More about It's Not the End of the World (Remember Me)
This piece is not a warning about the consequences of smoking cigarettes. It’s more of Sarah Lucas' ode to it.
She knows it’ll kill her but smoking, “though self–destructive, affords her space to think: ‘a way of palpably 'having' time.’” But ironically, what gives her time will also take it away at the end of her life. I guess healthy lungs weren’t punk-rock in the '90s. And if she weren’t a smoker, she probably wouldn’t have used cigarettes as a medium and then where would the art world be? It’s all a balance of give and take.
This lil' equestrian skeleton made out of ciggies is kind of an ugly-cute Grim Reaper. He has a little crown and a little sickle like he’s going into a little battle. But because this skeleton is actually Death and dying is the only thing that’s for sure-sies in life, we shouldn’t be too condescending. Blasted mortality!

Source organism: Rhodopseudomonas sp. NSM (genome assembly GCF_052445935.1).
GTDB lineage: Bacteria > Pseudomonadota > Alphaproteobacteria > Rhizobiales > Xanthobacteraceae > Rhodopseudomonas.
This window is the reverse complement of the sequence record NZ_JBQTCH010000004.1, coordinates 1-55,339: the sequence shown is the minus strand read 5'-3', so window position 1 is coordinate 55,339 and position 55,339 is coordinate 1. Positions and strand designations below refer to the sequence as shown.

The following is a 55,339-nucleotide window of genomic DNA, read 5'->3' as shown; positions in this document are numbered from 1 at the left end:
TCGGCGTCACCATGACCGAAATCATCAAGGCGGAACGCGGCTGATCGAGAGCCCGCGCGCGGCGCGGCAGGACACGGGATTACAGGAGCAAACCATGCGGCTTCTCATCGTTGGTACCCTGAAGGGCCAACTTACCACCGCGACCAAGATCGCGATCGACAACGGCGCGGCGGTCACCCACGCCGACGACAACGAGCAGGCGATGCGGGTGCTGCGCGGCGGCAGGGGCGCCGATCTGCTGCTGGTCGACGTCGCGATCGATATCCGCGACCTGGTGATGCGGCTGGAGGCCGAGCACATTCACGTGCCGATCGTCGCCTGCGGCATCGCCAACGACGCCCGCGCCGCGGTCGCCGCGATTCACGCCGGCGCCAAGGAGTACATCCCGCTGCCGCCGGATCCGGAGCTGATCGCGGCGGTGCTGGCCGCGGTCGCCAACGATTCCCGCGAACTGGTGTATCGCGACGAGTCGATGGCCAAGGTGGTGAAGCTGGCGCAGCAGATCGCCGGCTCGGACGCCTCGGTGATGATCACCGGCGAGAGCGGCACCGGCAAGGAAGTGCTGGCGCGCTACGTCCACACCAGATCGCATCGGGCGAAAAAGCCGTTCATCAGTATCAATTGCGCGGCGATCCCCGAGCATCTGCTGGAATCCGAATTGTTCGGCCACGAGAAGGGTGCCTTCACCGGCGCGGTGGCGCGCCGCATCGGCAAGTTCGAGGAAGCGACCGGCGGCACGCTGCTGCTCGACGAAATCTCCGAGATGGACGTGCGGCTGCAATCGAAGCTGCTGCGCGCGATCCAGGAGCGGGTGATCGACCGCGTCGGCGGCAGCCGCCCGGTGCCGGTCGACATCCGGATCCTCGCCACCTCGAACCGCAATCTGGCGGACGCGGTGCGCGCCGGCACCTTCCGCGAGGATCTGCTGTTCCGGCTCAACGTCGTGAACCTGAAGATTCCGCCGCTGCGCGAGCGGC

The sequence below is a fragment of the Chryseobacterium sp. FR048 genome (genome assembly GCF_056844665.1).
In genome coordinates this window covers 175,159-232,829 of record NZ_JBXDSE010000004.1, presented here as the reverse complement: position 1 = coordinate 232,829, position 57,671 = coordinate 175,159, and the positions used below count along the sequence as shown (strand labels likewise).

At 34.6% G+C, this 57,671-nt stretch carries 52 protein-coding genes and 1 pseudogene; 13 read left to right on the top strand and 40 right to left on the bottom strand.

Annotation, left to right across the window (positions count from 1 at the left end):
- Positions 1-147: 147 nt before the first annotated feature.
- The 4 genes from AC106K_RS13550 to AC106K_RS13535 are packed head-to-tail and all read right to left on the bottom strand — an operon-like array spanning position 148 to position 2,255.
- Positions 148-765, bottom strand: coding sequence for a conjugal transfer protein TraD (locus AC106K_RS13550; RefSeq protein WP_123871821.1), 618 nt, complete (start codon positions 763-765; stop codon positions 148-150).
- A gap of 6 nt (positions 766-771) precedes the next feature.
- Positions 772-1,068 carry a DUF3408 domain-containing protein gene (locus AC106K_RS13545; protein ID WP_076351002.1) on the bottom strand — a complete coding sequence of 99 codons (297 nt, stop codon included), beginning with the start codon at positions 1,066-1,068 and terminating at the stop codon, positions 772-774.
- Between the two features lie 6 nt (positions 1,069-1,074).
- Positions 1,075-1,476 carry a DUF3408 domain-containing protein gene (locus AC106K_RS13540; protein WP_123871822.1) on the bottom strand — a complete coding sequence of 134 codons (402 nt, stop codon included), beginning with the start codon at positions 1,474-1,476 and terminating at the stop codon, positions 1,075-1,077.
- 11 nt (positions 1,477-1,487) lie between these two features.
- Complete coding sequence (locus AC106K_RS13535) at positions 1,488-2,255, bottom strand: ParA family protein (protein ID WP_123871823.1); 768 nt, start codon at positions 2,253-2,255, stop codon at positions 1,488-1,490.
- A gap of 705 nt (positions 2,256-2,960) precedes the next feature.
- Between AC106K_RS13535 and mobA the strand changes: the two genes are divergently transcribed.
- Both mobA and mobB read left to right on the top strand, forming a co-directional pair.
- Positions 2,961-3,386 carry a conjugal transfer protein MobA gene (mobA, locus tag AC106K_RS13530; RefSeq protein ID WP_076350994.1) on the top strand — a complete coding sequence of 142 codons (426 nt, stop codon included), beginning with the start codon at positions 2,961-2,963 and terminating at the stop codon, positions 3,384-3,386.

It was all too classic for the '90s YBAs (Young British Artists) to use materials in their works that weren’t lasting but that permeated the lives of all types of people - cigarettes being the best example of just that. Plus, how meta is it to create an image of Death with a material that can be a cause of death? Answer: very.
- "Sarah Lucas. It's Not The End Of The World (Remember Me). (2003) | Moma". The Museum of Modern Art. Web. 26 June 2017.
- Wright, Karen. "Why Sexually Provocative Sarah Lucas Is The Perfect Artist To Represent Britain At The Venice Biennale". The Independent. N.p., 2015. Web. 26 June 2017.